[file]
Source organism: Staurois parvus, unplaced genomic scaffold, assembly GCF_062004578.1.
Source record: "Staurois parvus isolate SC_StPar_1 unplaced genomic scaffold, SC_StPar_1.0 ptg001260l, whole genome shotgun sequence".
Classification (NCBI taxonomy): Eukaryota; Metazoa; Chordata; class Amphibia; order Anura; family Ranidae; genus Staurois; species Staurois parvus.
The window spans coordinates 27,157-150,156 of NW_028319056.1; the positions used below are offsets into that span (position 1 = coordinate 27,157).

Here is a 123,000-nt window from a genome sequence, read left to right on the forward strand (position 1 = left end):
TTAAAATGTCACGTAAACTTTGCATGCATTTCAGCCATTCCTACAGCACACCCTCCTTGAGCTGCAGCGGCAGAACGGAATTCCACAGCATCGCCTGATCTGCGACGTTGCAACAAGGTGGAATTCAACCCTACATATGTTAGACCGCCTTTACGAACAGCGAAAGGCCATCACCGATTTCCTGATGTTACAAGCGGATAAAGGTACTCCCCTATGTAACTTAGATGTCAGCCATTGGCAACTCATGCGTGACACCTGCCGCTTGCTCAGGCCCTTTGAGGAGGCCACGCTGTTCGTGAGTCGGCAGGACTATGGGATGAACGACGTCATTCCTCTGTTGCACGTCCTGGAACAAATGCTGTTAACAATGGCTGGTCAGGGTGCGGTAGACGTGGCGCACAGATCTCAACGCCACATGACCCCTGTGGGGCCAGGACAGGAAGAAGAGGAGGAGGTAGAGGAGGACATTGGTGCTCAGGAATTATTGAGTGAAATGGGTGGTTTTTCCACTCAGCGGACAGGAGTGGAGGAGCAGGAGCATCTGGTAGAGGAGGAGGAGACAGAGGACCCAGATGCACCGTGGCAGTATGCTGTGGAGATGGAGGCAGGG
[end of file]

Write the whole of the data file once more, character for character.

Source organism: Staurois parvus, unplaced genomic scaffold, assembly GCF_062004578.1.
Source record: "Staurois parvus isolate SC_StPar_1 unplaced genomic scaffold, SC_StPar_1.0 ptg001260l, whole genome shotgun sequence".
Classification (NCBI taxonomy): Eukaryota; Metazoa; Chordata; class Amphibia; order Anura; family Ranidae; genus Staurois; species Staurois parvus.
The window spans coordinates 27,157-150,156 of NW_028319056.1; the positions used below are offsets into that span (position 1 = coordinate 27,157).

Here is a 123,000-nt window from a genome sequence, read left to right on the forward strand (position 1 = left end):
TTAAAATGTCACGTAAACTTTGCATGCATTTCAGCCATTCCTACAGCACACCCTCCTTGAGCTGCAGCGGCAGAACGGAATTCCACAGCATCGCCTGATCTGCGACGTTGCAACAAGGTGGAATTCAACCCTACATATGTTAGACCGCCTTTACGAACAGCGAAAGGCCATCACCGATTTCCTGATGTTACAAGCGGATAAAGGTACTCCCCTATGTAACTTAGATGTCAGCCATTGGCAACTCATGCGTGACACCTGCCGCTTGCTCAGGCCCTTTGAGGAGGCCACGCTGTTCGTGAGTCGGCAGGACTATGGGATGAACGACGTCATTCCTCTGTTGCACGTCCTGGAACAAATGCTGTTAACAATGGCTGGTCAGGGTGCGGTAGACGTGGCGCACAGATCTCAACGCCACATGACCCCTGTGGGGCCAGGACAGGAAGAAGAGGAGGAGGTAGAGGAGGACATTGGTGCTCAGGAATTATTGAGTGAAATGGGTGGTTTTTCCACTCAGCGGACAGGAGTGGAGGAGCAGGAGCATCTGGTAGAGGAGGAGGAGACAGAGGACCCAGATGCACCGTGGCAGTATGCTGTGGAGATGGAGGCAGGG